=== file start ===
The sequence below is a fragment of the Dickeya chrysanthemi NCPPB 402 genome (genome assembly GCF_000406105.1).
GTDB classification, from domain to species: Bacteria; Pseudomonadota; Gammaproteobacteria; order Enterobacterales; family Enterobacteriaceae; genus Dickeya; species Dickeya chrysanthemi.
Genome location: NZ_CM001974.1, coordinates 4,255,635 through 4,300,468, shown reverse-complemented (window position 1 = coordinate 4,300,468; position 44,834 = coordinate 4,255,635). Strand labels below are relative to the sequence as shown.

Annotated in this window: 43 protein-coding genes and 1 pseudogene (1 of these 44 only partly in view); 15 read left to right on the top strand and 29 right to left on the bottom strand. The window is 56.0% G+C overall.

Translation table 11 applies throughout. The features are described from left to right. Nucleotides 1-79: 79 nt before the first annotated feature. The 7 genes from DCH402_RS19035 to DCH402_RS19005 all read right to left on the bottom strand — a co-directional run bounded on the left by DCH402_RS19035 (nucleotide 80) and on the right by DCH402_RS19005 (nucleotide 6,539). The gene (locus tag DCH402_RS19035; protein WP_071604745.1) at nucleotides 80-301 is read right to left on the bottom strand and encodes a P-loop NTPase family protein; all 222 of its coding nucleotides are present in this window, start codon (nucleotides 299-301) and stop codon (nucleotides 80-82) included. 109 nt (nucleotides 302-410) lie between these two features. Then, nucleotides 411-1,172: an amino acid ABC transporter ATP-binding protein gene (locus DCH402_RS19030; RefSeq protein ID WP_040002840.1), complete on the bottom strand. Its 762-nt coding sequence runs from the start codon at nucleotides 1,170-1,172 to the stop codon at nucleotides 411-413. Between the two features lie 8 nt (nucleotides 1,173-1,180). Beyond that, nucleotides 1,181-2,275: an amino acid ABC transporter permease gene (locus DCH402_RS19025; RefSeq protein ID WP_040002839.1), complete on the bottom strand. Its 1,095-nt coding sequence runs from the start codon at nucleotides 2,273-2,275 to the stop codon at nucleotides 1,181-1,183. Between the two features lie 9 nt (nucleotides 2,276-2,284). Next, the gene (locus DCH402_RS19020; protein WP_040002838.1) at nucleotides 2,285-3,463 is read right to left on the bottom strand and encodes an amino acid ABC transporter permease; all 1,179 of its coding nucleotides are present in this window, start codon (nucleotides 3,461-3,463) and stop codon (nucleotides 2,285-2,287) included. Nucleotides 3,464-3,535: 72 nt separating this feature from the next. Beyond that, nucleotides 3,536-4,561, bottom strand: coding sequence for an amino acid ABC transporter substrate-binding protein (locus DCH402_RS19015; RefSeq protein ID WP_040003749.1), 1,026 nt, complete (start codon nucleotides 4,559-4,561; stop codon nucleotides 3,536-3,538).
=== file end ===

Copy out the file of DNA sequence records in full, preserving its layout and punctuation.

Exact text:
The sequence below is a fragment of the Dickeya chrysanthemi NCPPB 402 genome (genome assembly GCF_000406105.1).
GTDB classification, from domain to species: Bacteria; Pseudomonadota; Gammaproteobacteria; order Enterobacterales; family Enterobacteriaceae; genus Dickeya; species Dickeya chrysanthemi.
Genome location: NZ_CM001974.1, coordinates 4,255,635 through 4,300,468, shown reverse-complemented (window position 1 = coordinate 4,300,468; position 44,834 = coordinate 4,255,635). Strand labels below are relative to the sequence as shown.

Annotated in this window: 43 protein-coding genes and 1 pseudogene (1 of these 44 only partly in view); 15 read left to right on the top strand and 29 right to left on the bottom strand. The window is 56.0% G+C overall.

Translation table 11 applies throughout. The features are described from left to right. Nucleotides 1-79: 79 nt before the first annotated feature. The 7 genes from DCH402_RS19035 to DCH402_RS19005 all read right to left on the bottom strand — a co-directional run bounded on the left by DCH402_RS19035 (nucleotide 80) and on the right by DCH402_RS19005 (nucleotide 6,539). The gene (locus tag DCH402_RS19035; protein WP_071604745.1) at nucleotides 80-301 is read right to left on the bottom strand and encodes a P-loop NTPase family protein; all 222 of its coding nucleotides are present in this window, start codon (nucleotides 299-301) and stop codon (nucleotides 80-82) included. 109 nt (nucleotides 302-410) lie between these two features. Then, nucleotides 411-1,172: an amino acid ABC transporter ATP-binding protein gene (locus DCH402_RS19030; RefSeq protein ID WP_040002840.1), complete on the bottom strand. Its 762-nt coding sequence runs from the start codon at nucleotides 1,170-1,172 to the stop codon at nucleotides 411-413. Between the two features lie 8 nt (nucleotides 1,173-1,180). Beyond that, nucleotides 1,181-2,275: an amino acid ABC transporter permease gene (locus DCH402_RS19025; RefSeq protein ID WP_040002839.1), complete on the bottom strand. Its 1,095-nt coding sequence runs from the start codon at nucleotides 2,273-2,275 to the stop codon at nucleotides 1,181-1,183. Between the two features lie 9 nt (nucleotides 2,276-2,284). Next, the gene (locus DCH402_RS19020; protein WP_040002838.1) at nucleotides 2,285-3,463 is read right to left on the bottom strand and encodes an amino acid ABC transporter permease; all 1,179 of its coding nucleotides are present in this window, start codon (nucleotides 3,461-3,463) and stop codon (nucleotides 2,285-2,287) included. Nucleotides 3,464-3,535: 72 nt separating this feature from the next. Beyond that, nucleotides 3,536-4,561, bottom strand: coding sequence for an amino acid ABC transporter substrate-binding protein (locus DCH402_RS19015; RefSeq protein ID WP_040003749.1), 1,026 nt, complete (start codon nucleotides 4,559-4,561; stop codon nucleotides 3,536-3,538).